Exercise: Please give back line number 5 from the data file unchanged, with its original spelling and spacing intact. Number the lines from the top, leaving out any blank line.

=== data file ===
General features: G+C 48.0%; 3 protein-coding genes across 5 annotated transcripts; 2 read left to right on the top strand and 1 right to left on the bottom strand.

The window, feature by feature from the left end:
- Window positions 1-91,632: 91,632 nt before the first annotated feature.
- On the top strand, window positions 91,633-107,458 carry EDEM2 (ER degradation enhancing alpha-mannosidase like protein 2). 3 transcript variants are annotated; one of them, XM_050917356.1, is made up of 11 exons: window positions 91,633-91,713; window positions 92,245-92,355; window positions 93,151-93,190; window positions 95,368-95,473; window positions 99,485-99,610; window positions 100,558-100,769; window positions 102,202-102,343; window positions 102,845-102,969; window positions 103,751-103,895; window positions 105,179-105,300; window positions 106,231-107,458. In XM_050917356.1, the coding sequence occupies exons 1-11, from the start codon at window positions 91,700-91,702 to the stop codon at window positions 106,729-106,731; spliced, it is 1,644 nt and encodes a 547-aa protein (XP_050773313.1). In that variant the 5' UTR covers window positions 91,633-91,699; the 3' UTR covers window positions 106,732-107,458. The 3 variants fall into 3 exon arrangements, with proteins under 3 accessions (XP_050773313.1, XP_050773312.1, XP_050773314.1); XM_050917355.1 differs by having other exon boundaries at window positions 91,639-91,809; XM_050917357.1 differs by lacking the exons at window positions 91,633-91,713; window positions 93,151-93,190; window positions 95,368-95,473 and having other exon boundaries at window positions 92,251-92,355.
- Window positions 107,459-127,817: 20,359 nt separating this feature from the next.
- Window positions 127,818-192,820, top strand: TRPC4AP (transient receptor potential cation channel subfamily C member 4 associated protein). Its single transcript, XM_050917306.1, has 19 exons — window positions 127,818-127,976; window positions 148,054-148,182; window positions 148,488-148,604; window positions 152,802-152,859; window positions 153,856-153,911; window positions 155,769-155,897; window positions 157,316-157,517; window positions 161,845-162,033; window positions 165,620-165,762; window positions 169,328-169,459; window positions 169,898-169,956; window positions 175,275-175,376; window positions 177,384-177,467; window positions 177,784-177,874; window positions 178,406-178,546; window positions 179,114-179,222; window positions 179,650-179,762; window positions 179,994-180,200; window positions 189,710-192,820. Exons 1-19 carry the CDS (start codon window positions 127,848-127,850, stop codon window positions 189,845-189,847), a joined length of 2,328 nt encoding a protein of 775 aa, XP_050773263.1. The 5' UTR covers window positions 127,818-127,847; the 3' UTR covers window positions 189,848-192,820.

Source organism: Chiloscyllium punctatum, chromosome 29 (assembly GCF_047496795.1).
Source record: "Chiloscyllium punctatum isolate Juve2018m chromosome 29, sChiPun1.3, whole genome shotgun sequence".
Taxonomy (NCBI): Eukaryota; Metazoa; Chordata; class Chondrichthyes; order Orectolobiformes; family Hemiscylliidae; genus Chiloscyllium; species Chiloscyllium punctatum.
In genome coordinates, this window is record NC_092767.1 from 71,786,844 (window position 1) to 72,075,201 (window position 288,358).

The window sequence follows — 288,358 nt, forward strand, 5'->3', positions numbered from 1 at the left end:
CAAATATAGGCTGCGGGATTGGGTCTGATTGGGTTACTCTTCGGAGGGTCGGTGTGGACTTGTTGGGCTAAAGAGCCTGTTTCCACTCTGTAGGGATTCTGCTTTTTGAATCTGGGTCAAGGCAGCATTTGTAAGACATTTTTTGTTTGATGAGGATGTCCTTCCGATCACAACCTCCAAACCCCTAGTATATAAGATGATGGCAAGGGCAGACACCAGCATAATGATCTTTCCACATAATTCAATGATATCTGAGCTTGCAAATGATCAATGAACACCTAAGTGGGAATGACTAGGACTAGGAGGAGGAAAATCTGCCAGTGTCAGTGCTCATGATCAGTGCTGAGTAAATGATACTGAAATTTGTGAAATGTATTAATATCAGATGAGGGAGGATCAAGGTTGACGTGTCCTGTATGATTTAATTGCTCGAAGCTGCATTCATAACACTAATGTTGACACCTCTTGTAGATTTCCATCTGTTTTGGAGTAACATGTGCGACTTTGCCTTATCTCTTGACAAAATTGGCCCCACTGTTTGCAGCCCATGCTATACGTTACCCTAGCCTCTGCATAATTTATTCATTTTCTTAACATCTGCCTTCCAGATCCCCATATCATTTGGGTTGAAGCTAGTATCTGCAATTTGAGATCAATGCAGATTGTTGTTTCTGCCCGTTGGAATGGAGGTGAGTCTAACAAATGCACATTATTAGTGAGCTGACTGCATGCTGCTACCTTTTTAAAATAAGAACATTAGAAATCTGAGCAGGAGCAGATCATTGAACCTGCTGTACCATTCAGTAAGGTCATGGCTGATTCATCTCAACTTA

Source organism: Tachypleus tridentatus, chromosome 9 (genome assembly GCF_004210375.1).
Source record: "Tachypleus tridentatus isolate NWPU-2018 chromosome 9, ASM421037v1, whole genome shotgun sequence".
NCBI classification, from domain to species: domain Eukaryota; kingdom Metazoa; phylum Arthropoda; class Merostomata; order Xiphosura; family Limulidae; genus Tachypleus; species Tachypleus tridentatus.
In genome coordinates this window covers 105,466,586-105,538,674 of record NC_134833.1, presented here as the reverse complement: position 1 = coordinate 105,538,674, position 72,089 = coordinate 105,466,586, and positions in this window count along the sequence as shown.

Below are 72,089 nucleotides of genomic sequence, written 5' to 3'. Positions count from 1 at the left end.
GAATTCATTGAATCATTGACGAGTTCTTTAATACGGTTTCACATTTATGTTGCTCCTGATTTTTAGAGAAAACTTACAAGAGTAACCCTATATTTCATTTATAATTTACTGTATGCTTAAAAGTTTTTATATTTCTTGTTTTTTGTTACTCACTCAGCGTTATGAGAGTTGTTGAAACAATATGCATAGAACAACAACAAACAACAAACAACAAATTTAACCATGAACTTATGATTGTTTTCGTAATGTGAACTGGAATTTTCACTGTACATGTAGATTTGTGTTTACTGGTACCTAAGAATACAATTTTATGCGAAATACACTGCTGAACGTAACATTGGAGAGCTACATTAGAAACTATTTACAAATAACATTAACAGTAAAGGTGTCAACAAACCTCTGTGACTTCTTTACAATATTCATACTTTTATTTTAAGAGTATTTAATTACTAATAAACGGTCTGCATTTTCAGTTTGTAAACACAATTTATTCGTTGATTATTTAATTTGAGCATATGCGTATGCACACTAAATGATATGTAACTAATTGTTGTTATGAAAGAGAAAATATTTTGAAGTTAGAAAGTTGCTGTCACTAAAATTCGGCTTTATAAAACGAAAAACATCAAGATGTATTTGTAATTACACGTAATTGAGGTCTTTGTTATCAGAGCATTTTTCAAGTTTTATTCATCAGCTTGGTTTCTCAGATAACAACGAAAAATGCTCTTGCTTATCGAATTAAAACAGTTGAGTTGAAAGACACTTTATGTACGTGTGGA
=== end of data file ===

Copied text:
- Window positions 107,459-127,817: 20,359 nt separating this feature from the next.